Are workers' rights a modern invention born out of the trials and tribulations of the industrial revolution? Everyone's heard of the horrors of the sweatshops, child labor abuses and other workplace issues that, sadly, sometimes still take place today.
It should be known, however, that workers' rights were a concern long before sweatshops, and that workers' rights were addressed in many different ways by the Torah. One can imagine the early labor activists, creating a placard of Deuteronomy 24:14: "You shall not oppress a hired servant that is poor and needy, whether he be of your people, or of the strangers that are in your land within your gates." Not only does Deuteronomy 24 prohibit an employer from mistreating an employee either through physical or verbal abuse, but it is also understood to mean that an employer may not force a servant to do work that is demeaning.
In fact, the sages of the Talmud appear to have been in favor of employers going above and beyond to ensure that workers were treated fairly. For example, in Baba Metzia 83a, it is recorded that Rabba the son of Rabbi Huna confiscated the garments of some porters who had broken a barrel of wine he had hired them to transport. When the workers complained, Rav ordered Rabba to return the garments. When Rabba inquired if that was the law, Rav replied by quoting Psalms 2:20: 'That you may walk in the way of good men.' When their garments were returned, the men inquired whether they should not also receive their pay, for although the barrel had broken, they had labored all day. Rav ruled again in favor of the workers, noting that the aforementioned verse concluded "and keep the path of the righteous."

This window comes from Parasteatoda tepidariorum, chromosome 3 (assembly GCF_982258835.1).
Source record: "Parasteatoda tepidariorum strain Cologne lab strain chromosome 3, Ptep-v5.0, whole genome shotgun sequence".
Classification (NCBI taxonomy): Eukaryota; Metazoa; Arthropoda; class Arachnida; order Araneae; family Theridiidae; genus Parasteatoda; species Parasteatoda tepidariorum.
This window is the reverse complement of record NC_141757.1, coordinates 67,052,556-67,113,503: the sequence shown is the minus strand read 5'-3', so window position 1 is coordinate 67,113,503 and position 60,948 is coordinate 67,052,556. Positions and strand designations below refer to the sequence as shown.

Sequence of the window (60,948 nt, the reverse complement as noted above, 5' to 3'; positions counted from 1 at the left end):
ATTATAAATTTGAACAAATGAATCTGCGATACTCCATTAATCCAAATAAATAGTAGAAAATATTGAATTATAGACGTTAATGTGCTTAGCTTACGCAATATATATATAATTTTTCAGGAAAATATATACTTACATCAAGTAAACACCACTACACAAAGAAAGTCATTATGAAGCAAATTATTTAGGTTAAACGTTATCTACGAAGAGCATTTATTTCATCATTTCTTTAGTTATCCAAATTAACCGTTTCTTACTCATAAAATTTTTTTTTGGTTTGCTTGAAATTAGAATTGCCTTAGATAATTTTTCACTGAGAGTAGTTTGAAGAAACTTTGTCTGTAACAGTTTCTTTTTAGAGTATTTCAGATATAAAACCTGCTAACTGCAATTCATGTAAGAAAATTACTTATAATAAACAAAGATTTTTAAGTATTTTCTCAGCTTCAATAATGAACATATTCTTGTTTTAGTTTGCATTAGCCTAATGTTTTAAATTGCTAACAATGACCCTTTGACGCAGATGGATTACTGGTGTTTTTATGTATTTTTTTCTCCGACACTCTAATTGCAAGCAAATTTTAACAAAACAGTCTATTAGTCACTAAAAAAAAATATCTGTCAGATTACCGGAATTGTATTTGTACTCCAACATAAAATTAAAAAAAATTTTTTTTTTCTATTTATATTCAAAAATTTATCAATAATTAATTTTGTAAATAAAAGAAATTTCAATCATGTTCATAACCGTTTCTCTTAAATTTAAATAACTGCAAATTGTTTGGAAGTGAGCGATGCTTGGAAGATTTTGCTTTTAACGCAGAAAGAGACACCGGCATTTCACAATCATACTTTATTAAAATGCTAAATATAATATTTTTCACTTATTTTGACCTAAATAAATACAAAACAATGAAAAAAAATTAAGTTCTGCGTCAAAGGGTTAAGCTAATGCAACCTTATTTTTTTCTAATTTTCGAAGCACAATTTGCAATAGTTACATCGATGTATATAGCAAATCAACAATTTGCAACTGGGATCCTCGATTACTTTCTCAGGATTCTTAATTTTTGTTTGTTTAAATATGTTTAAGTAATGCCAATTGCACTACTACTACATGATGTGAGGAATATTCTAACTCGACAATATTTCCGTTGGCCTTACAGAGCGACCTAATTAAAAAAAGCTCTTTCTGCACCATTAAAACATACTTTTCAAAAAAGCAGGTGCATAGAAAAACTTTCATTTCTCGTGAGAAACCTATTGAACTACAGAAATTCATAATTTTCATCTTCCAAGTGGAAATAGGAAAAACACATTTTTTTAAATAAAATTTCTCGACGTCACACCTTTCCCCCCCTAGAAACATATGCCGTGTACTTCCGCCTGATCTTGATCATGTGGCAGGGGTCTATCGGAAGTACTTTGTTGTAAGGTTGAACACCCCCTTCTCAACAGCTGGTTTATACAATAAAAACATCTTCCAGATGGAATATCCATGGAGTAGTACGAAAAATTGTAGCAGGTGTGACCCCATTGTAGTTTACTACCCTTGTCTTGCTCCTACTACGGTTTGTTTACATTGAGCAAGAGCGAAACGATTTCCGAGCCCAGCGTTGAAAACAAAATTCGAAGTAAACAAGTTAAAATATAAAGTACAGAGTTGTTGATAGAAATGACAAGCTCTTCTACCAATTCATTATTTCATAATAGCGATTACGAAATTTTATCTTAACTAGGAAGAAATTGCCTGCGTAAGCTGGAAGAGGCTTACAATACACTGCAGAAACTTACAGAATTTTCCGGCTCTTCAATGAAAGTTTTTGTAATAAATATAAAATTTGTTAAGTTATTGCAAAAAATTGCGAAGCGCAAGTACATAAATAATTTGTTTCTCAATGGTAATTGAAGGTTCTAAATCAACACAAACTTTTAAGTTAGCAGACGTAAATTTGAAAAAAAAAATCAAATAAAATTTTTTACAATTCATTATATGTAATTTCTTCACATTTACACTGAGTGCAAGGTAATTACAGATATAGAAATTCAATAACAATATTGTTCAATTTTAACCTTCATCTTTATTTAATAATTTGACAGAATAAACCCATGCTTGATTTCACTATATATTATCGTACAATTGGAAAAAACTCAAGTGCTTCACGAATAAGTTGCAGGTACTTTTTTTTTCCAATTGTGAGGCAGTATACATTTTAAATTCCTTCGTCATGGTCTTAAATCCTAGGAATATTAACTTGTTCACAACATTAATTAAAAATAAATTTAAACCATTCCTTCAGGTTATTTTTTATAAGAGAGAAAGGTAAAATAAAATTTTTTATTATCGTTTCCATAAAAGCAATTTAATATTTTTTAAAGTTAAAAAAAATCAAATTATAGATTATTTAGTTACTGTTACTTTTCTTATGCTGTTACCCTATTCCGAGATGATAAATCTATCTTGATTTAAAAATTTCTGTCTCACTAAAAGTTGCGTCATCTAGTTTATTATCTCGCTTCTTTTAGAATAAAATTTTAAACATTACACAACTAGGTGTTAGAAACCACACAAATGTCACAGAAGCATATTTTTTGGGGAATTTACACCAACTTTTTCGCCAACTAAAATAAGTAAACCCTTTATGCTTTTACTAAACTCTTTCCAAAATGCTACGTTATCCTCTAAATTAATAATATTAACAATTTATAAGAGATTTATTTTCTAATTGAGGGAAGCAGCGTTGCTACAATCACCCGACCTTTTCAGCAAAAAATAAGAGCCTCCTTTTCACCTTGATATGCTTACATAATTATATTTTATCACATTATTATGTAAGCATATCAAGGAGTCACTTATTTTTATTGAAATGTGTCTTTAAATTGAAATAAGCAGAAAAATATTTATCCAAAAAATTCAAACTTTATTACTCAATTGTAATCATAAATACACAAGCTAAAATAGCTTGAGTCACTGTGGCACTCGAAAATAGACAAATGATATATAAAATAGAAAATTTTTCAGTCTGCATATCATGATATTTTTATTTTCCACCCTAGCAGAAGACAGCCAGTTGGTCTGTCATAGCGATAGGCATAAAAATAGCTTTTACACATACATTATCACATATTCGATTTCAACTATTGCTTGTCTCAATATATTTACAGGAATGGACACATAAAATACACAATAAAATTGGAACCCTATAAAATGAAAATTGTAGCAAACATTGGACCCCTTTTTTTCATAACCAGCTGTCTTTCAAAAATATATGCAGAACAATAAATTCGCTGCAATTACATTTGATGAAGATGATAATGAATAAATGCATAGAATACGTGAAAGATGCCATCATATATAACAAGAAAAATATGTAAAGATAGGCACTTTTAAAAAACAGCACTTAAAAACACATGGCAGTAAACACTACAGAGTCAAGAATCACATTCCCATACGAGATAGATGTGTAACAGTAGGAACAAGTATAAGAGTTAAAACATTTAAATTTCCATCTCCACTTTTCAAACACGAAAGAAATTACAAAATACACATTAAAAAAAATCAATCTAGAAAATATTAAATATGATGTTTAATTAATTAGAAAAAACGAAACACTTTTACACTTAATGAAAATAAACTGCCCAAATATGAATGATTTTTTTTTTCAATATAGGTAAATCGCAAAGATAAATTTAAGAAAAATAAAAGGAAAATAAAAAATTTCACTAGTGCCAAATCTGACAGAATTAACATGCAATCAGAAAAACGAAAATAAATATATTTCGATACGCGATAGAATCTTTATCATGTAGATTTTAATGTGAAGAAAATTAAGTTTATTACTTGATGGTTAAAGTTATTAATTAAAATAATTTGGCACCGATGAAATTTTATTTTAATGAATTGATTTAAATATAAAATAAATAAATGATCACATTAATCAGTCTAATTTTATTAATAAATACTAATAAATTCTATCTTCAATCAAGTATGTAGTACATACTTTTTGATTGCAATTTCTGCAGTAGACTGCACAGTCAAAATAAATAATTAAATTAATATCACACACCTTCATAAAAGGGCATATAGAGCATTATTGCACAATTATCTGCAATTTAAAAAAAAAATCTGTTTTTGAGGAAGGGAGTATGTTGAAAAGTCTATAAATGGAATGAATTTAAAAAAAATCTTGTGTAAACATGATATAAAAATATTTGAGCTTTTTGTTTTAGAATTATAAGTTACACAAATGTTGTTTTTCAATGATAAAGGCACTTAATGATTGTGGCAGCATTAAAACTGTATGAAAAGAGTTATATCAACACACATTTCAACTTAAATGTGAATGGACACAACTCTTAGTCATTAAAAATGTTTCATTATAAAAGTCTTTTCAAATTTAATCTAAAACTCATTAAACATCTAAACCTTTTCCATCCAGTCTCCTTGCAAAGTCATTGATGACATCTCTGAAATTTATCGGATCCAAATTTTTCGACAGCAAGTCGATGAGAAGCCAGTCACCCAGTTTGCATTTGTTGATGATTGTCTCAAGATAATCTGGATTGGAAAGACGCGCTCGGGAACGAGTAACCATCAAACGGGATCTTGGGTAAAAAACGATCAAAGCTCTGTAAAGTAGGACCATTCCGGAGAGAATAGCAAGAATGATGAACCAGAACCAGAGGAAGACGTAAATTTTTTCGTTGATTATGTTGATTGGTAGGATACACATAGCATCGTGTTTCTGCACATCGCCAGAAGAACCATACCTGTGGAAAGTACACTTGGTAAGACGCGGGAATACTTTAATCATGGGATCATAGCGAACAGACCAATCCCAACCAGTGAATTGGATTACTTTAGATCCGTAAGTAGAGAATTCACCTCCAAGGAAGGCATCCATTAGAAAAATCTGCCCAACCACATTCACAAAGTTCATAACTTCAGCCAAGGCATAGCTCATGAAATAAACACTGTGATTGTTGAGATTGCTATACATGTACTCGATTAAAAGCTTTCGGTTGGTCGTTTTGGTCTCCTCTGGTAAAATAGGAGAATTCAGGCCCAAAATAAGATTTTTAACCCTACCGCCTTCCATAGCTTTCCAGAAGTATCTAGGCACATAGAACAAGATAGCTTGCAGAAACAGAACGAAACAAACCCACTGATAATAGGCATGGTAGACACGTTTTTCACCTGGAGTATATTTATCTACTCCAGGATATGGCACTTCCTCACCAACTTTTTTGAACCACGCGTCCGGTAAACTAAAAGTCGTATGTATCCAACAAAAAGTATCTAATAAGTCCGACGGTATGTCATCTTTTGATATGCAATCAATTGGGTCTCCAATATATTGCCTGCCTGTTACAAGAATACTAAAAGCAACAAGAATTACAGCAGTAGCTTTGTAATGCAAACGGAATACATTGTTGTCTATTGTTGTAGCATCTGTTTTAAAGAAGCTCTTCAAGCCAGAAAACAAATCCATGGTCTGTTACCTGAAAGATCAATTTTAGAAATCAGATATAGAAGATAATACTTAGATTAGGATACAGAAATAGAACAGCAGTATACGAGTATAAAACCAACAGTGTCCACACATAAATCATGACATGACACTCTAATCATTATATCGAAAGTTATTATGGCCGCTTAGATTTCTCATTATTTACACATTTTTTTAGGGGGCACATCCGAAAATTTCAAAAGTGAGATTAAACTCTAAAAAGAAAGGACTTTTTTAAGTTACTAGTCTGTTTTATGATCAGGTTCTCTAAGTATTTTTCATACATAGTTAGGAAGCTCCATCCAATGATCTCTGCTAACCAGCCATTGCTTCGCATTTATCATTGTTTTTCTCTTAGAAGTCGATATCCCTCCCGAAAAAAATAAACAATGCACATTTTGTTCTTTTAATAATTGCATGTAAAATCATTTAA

The tone of the Talmud indicates that while Rabba did not have an obligation to pay these workers, for they had been negligent in their task, it was, nevertheless, the right thing to do.
Another classic example of workers' rights in the Torah is with regard to the payment of wages. First mentioned in Leviticus 19:13, the Torah states: "...the wages of a hired servant shall not abide with you all night until the morning." When a person hires a day laborer, the worker must be paid, without delay, before the beginning of the next day.
While this seems obvious -- a man is hired to build a shed, he finishes the job and you pay him -- there are many cases and situations in which a person might not be so careful. What about the teenage babysitter for whom you have forgotten to have cash on hand? It's happened to all of us. This rule also applies to artisans: A customer is responsible for paying a worker upon receipt of the work he/she was to have done (for instance when a tailor delivers a new suit).
Often, a casual employer doesn't realize how much a delayed payment can affect an employee. Perhaps the employee has debts that are due or a babysitter that must be paid. Perhaps it is simply that the employee had intended to use the money to make a particular purchase that evening.
The Torah's views on workers' rights serve to remind us of the compassion one must always
feel for human beings.
This essay first appeared in an abbreviated form on JewishTreats.org.